DS One of the special things about the Severn is the bore, tell me a bit more about this?
CB I love the arrival of the bore. There’s something wonderful about living in a rural inland area and hearing surfers pass your door with a flip-flap sound.
You can download the synopsis here.
Listen to full BBC Radio Gloucester interview here.
Thanks. Can you tell me why?
I love the writing more than the pictures most of the time… but then I’ll pick it up and like a picture..,that’s why
Nixx – local resident
With her atmospheric drawings and her original turn of phrase, Carolyn makes a convincing case for getting to know this overlooked coastline. I have lived here for thirty-six years and I found Carolyn’s book captures perfectly the treasures of the Severn that delight me the most.
Not sure that ‘coastline’ will make sense to people yet that is really how it feels to me.
Andy Vivian – local resident
Your book was gifted to me by my friend. I enjoyed your insight into an area I frequently drive by without much depth of thought. Your book has inspired me to visit the areas along the Severn & when I do, I will use Severnside as my guide, to be sure I remember the detail of those who have walked there before me.
Your illustrations in black & white create a certain atmosphere that is raw & true. The descriptions are personal & have a poetic flair that make reading flow with ease & all the more enjoyable.
Samantha Evans – Local Resident
BACKGROUND TO BOOK
In January 2017 I began to work on a series of large-scale, panoramic, charcoal drawings of the Severn, several of which were exhibited and sold. I worked in my studio on the drawings, and wrote at home on my computer – fact-gathering and collating memoirs about my long relationship with the Severn. In other words, I wrote a book.
Like the drawings, the book is in panoramic format.
There are only a hundred copies available of this first, hardback, edition, published by art.earth. Each book is signed and numbered by the artist.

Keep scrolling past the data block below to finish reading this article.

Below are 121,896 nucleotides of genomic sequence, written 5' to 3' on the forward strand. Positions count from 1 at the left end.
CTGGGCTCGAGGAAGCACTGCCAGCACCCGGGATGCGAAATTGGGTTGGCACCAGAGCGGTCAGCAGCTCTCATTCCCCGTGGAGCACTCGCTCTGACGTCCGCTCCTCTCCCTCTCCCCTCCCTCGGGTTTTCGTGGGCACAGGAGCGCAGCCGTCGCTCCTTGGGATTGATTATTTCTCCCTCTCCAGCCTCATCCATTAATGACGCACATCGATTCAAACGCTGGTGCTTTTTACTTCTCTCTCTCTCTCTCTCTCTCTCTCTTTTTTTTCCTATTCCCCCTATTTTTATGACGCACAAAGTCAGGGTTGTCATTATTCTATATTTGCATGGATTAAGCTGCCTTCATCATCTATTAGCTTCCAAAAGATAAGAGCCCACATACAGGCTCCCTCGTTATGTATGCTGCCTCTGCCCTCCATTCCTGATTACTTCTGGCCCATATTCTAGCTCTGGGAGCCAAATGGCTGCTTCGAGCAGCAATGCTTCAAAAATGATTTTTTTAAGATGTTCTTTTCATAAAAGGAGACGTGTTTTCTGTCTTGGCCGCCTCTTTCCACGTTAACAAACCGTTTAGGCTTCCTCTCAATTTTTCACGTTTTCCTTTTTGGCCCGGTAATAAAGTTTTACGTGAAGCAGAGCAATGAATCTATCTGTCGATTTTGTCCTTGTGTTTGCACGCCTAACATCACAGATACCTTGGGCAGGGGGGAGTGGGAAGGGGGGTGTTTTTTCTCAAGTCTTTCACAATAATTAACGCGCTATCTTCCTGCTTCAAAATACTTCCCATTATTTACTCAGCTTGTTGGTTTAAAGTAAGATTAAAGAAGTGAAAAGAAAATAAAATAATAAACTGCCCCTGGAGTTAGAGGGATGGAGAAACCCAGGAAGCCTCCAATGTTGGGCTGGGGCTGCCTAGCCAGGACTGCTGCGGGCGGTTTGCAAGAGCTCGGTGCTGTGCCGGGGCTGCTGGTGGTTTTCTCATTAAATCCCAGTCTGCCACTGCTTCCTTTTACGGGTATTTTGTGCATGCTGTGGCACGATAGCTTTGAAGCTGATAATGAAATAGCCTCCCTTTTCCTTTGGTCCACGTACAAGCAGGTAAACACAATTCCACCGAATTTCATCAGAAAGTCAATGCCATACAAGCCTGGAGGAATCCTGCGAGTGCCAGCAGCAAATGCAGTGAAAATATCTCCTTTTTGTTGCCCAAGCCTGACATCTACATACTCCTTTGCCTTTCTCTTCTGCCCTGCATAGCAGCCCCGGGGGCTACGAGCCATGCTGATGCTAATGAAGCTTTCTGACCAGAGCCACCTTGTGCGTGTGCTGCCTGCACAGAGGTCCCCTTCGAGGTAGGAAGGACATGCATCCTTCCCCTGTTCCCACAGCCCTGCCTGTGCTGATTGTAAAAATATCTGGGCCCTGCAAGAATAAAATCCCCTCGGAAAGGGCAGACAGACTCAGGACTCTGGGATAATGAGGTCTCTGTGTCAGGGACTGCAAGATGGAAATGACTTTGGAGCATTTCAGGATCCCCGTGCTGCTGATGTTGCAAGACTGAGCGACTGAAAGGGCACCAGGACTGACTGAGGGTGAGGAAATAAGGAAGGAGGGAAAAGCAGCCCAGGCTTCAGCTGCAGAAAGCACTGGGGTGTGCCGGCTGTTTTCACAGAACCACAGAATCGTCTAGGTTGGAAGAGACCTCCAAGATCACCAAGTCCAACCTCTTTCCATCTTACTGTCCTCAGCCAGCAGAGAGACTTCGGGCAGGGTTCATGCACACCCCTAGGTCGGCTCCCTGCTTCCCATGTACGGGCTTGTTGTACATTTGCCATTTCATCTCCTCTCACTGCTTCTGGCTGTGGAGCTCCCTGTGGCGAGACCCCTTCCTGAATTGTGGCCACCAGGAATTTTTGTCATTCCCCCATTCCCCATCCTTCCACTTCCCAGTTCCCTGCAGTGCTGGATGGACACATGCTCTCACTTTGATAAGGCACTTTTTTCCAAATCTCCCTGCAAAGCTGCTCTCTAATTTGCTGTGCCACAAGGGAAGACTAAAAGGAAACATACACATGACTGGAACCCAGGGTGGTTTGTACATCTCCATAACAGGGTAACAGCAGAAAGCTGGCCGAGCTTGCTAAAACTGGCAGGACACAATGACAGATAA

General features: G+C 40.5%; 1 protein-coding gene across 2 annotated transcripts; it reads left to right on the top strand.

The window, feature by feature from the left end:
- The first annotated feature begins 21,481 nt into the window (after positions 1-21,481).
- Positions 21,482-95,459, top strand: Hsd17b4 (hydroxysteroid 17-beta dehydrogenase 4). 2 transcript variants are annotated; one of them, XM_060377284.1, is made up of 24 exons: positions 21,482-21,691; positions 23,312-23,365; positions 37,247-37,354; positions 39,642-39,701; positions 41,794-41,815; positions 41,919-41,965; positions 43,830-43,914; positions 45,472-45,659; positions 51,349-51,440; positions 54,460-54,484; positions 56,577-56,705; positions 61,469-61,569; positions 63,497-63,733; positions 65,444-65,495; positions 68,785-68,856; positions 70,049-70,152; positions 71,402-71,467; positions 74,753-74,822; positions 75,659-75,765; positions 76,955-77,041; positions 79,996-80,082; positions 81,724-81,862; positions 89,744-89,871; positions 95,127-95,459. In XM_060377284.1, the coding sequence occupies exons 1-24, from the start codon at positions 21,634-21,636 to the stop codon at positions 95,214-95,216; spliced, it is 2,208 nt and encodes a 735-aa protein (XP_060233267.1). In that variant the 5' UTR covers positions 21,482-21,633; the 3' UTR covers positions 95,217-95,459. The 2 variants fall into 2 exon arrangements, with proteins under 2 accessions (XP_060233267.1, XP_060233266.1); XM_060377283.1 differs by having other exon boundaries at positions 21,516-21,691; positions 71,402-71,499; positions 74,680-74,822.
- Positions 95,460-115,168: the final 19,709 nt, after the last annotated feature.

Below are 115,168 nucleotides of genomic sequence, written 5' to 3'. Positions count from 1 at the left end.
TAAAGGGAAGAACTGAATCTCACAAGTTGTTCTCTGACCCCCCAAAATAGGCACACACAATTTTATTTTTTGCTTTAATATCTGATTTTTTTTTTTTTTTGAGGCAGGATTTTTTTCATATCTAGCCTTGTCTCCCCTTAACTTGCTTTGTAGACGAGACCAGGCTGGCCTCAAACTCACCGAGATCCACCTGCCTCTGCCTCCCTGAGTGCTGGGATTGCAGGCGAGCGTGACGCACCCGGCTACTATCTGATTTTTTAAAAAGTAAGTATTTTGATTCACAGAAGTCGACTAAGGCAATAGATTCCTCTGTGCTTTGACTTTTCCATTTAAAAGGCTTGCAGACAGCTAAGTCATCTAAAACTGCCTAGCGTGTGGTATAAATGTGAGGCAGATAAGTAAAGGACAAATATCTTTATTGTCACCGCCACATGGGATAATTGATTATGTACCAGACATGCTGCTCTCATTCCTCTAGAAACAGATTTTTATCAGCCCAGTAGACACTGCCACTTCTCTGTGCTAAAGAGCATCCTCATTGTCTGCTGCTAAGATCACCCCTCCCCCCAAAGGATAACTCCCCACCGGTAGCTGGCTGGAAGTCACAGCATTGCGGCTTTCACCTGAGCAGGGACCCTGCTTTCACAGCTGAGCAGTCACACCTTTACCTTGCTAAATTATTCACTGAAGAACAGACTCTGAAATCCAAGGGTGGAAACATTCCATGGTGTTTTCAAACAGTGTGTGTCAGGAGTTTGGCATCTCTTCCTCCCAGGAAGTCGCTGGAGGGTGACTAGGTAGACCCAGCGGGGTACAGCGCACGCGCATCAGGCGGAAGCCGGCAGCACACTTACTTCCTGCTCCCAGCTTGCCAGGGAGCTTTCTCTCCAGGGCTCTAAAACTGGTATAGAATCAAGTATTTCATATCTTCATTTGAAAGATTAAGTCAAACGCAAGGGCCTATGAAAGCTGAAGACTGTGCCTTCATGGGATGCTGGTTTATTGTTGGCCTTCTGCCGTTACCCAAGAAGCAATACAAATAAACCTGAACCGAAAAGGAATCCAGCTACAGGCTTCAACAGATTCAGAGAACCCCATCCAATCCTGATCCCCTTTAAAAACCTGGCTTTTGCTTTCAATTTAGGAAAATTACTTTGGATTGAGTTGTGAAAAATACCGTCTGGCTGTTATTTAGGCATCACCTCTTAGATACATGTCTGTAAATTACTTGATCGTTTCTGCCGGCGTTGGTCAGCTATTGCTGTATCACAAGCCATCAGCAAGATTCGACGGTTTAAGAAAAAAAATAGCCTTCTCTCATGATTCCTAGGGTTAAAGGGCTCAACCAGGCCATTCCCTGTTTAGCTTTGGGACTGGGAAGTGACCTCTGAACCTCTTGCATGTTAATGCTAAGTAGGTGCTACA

I’m delighted to be under art.earth imprint and look forward to seeing more of their publications as they expand their publishing house. They run some great conferences at Dartington, and further afield too.
And a brief extract:
“What you are about to read is a road-trip along two banks of the River Severn. The journey is circular, covering a tightly defined area that passes through several counties and two countries. It begins and ends at the Old Severn Bridge. Staring across a river is a very different experience to looking out to sea. The proximity of the banks invites comparison with the opposite side, which may appear to be much closer than it is. Don’t be fooled by your eyes. If you do want to visit the other bank, be warned, it is very likely going to be a long journey, even by car. I have been travelling this loop-de-loop frequently in recent months, powered by my curiosity about parallel places.
One could say this narrative is not dissimilar to a photographic selfie, a geographic self-portrait. The banks appear to mirror each other, but they are not identical. They act as a frame for the river and the Severn could not exist without them.
This is a tour guide with a difference, employing both drawing and writing to portray these places. The locations on both banks were chosen, selfishly, by my own interest in them. Each pairing is a pinch-point of social histories, geographic features and personal anecdotes. Like the sculpted mudflats that border the Severn, I have been shaped and changed by this river.”